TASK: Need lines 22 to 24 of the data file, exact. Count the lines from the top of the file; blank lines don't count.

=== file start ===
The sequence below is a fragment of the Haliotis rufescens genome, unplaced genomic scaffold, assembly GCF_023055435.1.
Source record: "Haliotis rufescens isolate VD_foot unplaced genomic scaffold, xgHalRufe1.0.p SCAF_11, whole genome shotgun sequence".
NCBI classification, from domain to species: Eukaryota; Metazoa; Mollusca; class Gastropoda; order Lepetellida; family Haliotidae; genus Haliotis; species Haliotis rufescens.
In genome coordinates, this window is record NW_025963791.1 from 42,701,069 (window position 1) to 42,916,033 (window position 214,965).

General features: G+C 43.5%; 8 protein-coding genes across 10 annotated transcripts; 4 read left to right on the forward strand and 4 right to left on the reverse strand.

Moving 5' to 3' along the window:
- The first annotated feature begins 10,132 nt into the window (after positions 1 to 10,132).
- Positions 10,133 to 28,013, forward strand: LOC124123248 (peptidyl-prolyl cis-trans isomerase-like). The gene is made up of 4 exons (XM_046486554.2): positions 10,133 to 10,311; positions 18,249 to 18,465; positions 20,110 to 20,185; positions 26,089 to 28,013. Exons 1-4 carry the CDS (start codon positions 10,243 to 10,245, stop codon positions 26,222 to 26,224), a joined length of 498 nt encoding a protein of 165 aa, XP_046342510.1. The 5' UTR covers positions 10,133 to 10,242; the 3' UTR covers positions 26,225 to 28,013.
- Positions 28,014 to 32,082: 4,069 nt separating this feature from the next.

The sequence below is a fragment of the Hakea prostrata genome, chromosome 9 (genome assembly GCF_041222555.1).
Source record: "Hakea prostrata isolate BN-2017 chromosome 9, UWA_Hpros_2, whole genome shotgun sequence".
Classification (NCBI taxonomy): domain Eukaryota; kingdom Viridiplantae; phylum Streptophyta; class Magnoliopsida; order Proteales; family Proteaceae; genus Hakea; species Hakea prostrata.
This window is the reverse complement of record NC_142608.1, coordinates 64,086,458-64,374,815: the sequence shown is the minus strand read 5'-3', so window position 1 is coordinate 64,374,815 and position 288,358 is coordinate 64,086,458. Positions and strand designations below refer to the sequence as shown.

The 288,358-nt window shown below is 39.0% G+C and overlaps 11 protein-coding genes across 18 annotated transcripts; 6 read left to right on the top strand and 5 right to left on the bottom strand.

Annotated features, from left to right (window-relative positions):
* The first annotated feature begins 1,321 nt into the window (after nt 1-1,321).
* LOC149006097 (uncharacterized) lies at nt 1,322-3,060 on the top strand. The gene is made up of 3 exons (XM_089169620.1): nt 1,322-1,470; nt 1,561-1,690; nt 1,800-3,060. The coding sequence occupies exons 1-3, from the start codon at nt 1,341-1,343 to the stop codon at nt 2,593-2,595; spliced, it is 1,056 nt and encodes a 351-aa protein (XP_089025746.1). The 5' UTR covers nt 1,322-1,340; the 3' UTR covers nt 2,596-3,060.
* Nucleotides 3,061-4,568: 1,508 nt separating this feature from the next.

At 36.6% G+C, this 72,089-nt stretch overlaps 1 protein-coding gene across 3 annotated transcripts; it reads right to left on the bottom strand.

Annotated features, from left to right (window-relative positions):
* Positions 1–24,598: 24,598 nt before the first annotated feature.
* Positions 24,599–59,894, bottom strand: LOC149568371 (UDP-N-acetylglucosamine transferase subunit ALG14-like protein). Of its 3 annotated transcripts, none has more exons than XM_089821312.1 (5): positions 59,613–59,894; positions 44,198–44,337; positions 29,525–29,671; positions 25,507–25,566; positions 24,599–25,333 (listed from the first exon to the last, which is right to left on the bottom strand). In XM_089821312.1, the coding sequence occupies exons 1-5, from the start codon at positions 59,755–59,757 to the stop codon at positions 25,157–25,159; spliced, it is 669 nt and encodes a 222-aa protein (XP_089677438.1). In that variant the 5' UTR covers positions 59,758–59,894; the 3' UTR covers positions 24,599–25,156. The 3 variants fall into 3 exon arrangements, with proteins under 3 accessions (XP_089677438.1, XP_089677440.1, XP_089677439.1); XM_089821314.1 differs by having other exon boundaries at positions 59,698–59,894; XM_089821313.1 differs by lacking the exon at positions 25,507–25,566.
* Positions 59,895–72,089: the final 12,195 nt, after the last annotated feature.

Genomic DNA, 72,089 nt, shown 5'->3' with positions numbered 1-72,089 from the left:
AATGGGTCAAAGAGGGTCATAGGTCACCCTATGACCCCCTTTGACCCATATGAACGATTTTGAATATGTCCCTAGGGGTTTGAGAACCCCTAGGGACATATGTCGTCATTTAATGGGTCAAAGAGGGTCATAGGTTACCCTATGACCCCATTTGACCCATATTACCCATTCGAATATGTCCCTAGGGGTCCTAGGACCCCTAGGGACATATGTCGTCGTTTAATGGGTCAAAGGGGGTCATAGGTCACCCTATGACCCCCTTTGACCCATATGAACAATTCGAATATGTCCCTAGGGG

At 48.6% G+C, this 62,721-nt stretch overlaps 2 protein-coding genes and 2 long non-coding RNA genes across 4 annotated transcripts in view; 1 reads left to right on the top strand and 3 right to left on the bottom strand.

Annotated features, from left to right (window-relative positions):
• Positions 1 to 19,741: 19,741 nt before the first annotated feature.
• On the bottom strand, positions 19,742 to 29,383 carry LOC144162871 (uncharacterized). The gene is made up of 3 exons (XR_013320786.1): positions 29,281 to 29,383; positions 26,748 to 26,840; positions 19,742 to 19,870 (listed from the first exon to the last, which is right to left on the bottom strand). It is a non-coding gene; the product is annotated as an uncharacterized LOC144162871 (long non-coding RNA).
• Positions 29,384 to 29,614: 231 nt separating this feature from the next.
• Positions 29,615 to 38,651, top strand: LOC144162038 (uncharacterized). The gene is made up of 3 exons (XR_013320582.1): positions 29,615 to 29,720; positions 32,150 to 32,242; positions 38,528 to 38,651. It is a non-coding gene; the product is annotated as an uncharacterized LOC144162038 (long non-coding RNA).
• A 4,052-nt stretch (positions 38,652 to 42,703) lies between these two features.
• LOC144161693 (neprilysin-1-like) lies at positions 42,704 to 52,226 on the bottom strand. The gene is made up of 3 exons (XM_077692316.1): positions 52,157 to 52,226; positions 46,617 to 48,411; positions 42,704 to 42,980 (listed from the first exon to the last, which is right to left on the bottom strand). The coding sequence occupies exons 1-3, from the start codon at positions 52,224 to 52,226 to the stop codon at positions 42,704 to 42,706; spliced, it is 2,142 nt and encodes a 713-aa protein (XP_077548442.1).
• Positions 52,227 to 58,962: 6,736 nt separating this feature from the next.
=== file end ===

* Positions 24,599–59,894, bottom strand: LOC149568371 (UDP-N-acetylglucosamine transferase subunit ALG14-like protein). Of its 3 annotated transcripts, none has more exons than XM_089821312.1 (5): positions 59,613–59,894; positions 44,198–44,337; positions 29,525–29,671; positions 25,507–25,566; positions 24,599–25,333 (listed from the first exon to the last, which is right to left on the bottom strand). In XM_089821312.1, the coding sequence occupies exons 1-5, from the start codon at positions 59,755–59,757 to the stop codon at positions 25,157–25,159; spliced, it is 669 nt and encodes a 222-aa protein (XP_089677438.1). In that variant the 5' UTR covers positions 59,758–59,894; the 3' UTR covers positions 24,599–25,156. The 3 variants fall into 3 exon arrangements, with proteins under 3 accessions (XP_089677438.1, XP_089677440.1, XP_089677439.1); XM_089821314.1 differs by having other exon boundaries at positions 59,698–59,894; XM_089821313.1 differs by lacking the exon at positions 25,507–25,566.
* Positions 59,895–72,089: the final 12,195 nt, after the last annotated feature.

Genomic DNA, 72,089 nt, shown 5'->3' with positions numbered 1-72,089 from the left: